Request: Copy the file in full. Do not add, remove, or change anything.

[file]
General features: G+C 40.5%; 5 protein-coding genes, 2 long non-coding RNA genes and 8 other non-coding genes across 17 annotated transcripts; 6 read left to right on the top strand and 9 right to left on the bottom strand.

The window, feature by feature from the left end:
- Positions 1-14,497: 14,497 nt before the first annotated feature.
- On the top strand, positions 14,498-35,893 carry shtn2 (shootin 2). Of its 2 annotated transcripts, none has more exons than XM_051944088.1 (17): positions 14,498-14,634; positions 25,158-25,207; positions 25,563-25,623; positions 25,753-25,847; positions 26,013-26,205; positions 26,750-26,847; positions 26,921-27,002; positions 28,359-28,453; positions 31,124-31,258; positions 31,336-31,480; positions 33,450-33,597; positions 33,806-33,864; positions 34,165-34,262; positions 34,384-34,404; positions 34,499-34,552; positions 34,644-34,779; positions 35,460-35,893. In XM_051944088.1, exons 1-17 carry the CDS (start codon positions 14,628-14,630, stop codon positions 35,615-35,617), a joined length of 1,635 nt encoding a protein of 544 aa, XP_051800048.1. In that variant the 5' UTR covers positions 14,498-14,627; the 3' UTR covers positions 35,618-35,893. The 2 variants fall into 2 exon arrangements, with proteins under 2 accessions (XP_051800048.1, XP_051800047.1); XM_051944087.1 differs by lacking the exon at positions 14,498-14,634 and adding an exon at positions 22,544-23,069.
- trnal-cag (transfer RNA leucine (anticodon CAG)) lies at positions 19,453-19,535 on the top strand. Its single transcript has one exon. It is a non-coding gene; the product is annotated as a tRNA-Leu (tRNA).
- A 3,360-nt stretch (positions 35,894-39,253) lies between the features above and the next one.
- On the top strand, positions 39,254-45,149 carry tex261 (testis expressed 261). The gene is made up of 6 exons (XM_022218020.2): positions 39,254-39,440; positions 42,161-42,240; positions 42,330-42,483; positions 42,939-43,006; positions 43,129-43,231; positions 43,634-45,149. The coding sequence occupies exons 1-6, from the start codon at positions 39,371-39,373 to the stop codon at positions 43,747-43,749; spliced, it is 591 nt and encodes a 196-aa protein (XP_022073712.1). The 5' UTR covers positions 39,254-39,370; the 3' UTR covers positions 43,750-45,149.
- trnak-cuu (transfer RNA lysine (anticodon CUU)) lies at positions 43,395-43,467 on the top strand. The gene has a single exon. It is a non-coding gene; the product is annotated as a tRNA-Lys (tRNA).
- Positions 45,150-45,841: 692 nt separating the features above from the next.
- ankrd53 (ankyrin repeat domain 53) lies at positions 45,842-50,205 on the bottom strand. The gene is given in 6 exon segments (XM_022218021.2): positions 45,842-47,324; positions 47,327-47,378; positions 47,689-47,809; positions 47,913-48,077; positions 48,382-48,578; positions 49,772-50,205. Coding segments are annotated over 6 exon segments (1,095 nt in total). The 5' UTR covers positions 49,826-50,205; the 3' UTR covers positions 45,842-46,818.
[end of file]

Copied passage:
General features: G+C 40.5%; 5 protein-coding genes, 2 long non-coding RNA genes and 8 other non-coding genes across 17 annotated transcripts; 6 read left to right on the top strand and 9 right to left on the bottom strand.

The window, feature by feature from the left end:
- Positions 1-14,497: 14,497 nt before the first annotated feature.
- On the top strand, positions 14,498-35,893 carry shtn2 (shootin 2). Of its 2 annotated transcripts, none has more exons than XM_051944088.1 (17): positions 14,498-14,634; positions 25,158-25,207; positions 25,563-25,623; positions 25,753-25,847; positions 26,013-26,205; positions 26,750-26,847; positions 26,921-27,002; positions 28,359-28,453; positions 31,124-31,258; positions 31,336-31,480; positions 33,450-33,597; positions 33,806-33,864; positions 34,165-34,262; positions 34,384-34,404; positions 34,499-34,552; positions 34,644-34,779; positions 35,460-35,893. In XM_051944088.1, exons 1-17 carry the CDS (start codon positions 14,628-14,630, stop codon positions 35,615-35,617), a joined length of 1,635 nt encoding a protein of 544 aa, XP_051800048.1. In that variant the 5' UTR covers positions 14,498-14,627; the 3' UTR covers positions 35,618-35,893. The 2 variants fall into 2 exon arrangements, with proteins under 2 accessions (XP_051800048.1, XP_051800047.1); XM_051944087.1 differs by lacking the exon at positions 14,498-14,634 and adding an exon at positions 22,544-23,069.
- trnal-cag (transfer RNA leucine (anticodon CAG)) lies at positions 19,453-19,535 on the top strand. Its single transcript has one exon. It is a non-coding gene; the product is annotated as a tRNA-Leu (tRNA).
- A 3,360-nt stretch (positions 35,894-39,253) lies between the features above and the next one.
- On the top strand, positions 39,254-45,149 carry tex261 (testis expressed 261). The gene is made up of 6 exons (XM_022218020.2): positions 39,254-39,440; positions 42,161-42,240; positions 42,330-42,483; positions 42,939-43,006; positions 43,129-43,231; positions 43,634-45,149. The coding sequence occupies exons 1-6, from the start codon at positions 39,371-39,373 to the stop codon at positions 43,747-43,749; spliced, it is 591 nt and encodes a 196-aa protein (XP_022073712.1). The 5' UTR covers positions 39,254-39,370; the 3' UTR covers positions 43,750-45,149.
- trnak-cuu (transfer RNA lysine (anticodon CUU)) lies at positions 43,395-43,467 on the top strand. The gene has a single exon. It is a non-coding gene; the product is annotated as a tRNA-Lys (tRNA).
- Positions 45,150-45,841: 692 nt separating the features above from the next.
- ankrd53 (ankyrin repeat domain 53) lies at positions 45,842-50,205 on the bottom strand. The gene is given in 6 exon segments (XM_022218021.2): positions 45,842-47,324; positions 47,327-47,378; positions 47,689-47,809; positions 47,913-48,077; positions 48,382-48,578; positions 49,772-50,205. Coding segments are annotated over 6 exon segments (1,095 nt in total). The 5' UTR covers positions 49,826-50,205; the 3' UTR covers positions 45,842-46,818.